Photo copyright Tim Nicholson.
Lady Bowen, Australia.
You mostly find sea snakes in shallow, tropical waters. They look a little like eels but they are reptiles not fish and must come to the surface regularly to breath. Some types of sea snake have the most potent venom of all snakes.
It has been a long-standing dogma that all sea snakes satisfy their drinking needs with seawater, their internal salt glands filtering and excreting the salt. Experiments published this month with three species of sea snake captured near Taiwan, however, found that the snakes refused to drink saltwater even if thirsty - and then would drink only freshwater or heavily diluted saltwater.
The research may help explain why sea snakes tend to have patchy distributions and are most common in regions with abundant rainfall. Although unlike most other sea snakes, the sea kraits can still return to land.
Researcher Professor Lillywhite believes the sea snakes that spend their lives in the open ocean drink water from the "lens" of freshwater that sits atop saltwater during and after rainfall, before the two have had a chance to mix. That would explain why some seawater lagoons, where the waters are calmer due to protection from reefs, are home to dense populations of sea snakes — the freshwater lens persists for longer periods before mixing into saltwater.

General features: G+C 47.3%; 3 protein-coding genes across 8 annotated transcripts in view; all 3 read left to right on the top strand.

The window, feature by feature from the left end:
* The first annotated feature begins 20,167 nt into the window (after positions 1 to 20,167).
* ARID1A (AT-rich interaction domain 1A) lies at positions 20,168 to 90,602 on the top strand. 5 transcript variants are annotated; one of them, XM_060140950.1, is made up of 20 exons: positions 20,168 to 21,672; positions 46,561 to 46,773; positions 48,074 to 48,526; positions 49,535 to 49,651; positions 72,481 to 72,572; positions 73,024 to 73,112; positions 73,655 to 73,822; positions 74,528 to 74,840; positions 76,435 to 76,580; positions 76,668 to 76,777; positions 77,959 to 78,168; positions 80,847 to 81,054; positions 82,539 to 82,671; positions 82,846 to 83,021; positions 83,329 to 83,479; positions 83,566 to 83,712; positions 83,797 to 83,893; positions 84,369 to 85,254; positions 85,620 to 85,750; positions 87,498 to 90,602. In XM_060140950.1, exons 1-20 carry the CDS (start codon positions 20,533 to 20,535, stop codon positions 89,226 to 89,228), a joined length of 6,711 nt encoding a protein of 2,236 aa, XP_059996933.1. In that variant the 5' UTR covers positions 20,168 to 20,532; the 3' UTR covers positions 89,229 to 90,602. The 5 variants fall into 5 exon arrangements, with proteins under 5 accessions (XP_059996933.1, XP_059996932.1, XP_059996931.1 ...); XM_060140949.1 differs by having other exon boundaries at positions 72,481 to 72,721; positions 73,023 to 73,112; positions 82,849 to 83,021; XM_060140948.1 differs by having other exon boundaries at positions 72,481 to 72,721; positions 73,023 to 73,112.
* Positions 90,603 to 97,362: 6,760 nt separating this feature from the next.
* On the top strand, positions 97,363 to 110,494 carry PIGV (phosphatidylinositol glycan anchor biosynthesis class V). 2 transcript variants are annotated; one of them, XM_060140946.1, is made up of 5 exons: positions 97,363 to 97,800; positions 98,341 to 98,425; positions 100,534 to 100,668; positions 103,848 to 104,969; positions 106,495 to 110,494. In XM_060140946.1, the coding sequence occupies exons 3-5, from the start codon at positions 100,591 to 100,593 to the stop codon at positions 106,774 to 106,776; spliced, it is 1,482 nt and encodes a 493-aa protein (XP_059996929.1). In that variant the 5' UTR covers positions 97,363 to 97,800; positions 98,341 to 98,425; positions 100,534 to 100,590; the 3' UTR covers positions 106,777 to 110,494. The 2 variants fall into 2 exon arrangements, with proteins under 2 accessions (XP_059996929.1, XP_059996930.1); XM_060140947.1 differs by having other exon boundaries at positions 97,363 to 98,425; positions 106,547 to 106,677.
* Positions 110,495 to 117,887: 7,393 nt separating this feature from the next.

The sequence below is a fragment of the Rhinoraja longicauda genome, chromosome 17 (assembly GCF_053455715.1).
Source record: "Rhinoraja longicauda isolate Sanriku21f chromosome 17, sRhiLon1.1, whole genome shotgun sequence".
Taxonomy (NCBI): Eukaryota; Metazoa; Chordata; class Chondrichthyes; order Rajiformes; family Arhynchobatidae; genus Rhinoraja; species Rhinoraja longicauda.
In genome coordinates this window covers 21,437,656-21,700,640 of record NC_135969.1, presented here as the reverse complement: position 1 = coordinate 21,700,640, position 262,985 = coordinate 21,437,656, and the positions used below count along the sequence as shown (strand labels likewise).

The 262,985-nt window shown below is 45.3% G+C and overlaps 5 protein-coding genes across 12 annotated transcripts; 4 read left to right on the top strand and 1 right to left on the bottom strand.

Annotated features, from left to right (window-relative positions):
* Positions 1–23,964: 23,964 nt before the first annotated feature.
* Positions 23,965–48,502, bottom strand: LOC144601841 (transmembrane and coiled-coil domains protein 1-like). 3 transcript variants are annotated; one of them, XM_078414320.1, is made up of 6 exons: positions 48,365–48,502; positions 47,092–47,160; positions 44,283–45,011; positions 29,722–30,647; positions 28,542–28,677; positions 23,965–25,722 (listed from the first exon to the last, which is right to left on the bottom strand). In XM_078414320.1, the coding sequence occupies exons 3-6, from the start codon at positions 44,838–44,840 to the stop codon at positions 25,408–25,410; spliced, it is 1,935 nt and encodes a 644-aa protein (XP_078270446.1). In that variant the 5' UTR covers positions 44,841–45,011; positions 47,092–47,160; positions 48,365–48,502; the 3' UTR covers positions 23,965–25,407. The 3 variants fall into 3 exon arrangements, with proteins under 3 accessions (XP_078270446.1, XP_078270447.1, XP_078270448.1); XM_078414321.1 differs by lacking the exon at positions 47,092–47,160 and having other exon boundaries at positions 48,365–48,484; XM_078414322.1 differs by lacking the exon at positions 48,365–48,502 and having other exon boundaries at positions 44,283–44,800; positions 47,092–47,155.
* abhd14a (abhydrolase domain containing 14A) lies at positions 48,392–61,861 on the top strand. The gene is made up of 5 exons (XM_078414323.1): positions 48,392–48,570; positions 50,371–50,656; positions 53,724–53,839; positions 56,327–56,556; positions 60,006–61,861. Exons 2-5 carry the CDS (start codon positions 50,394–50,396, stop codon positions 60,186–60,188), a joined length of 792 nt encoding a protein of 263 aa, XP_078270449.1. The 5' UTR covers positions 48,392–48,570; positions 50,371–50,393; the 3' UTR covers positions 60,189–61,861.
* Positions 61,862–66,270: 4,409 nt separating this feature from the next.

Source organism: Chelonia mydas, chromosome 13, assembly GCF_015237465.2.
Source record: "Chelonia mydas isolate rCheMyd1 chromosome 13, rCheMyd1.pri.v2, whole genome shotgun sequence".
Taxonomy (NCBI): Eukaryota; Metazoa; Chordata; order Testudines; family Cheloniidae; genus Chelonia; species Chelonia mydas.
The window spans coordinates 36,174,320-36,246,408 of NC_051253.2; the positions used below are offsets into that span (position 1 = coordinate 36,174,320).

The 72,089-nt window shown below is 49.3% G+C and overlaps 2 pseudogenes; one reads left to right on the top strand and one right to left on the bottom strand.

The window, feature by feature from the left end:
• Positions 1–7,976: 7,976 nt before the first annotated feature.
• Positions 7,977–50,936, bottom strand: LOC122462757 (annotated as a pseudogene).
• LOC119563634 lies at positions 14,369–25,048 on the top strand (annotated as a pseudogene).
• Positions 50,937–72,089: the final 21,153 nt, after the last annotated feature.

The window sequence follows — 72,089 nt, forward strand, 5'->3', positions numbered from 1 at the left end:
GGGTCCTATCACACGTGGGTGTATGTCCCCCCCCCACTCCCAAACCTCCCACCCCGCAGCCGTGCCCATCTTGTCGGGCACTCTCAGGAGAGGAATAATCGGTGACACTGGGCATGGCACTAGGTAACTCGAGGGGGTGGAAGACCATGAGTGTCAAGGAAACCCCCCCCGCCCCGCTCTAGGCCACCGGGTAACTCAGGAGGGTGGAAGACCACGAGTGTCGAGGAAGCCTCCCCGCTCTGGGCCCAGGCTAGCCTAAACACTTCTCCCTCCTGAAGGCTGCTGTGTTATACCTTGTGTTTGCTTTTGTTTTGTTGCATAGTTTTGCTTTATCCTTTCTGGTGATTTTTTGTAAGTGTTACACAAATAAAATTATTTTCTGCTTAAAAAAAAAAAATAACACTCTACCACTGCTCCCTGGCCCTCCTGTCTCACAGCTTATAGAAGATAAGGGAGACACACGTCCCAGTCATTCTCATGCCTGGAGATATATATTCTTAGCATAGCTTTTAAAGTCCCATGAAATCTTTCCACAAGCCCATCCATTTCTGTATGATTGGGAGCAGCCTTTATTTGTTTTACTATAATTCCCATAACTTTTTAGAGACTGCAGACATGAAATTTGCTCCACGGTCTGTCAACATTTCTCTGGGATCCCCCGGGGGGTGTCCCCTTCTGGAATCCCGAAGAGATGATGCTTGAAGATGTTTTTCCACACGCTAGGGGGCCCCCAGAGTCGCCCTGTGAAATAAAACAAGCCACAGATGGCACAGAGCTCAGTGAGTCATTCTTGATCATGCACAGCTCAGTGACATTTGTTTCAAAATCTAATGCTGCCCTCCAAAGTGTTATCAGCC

Sea snakes are reptiles that have returned to the sea from the land. Of the 15 living families of snakes, four contain marine species. Altogether there are 70 known species of sea snake.
The bite of the sea snake is painless. However, half an hour later stiffness, muscle aches and spasm of the jaw or pain in the bitten limb may occur. This is followed by blurred vision, drowsiness and respiratory paralysis.
Sea snakes are are generally not agressive and will not bite unless provoked. Even then they tend not to use their venom, and their short fangs cannot penetrate a neoprene wetsuit. Although many are shy and will not approach divers, some can become very curious - swimming close to you to get a better look. If this happens to you remain calm and enjoy watching these elusive animals.
The Underwater Photographer: Digital and Traditional Techniques, by by Martin Edge, Paperback, 536 pages (2009)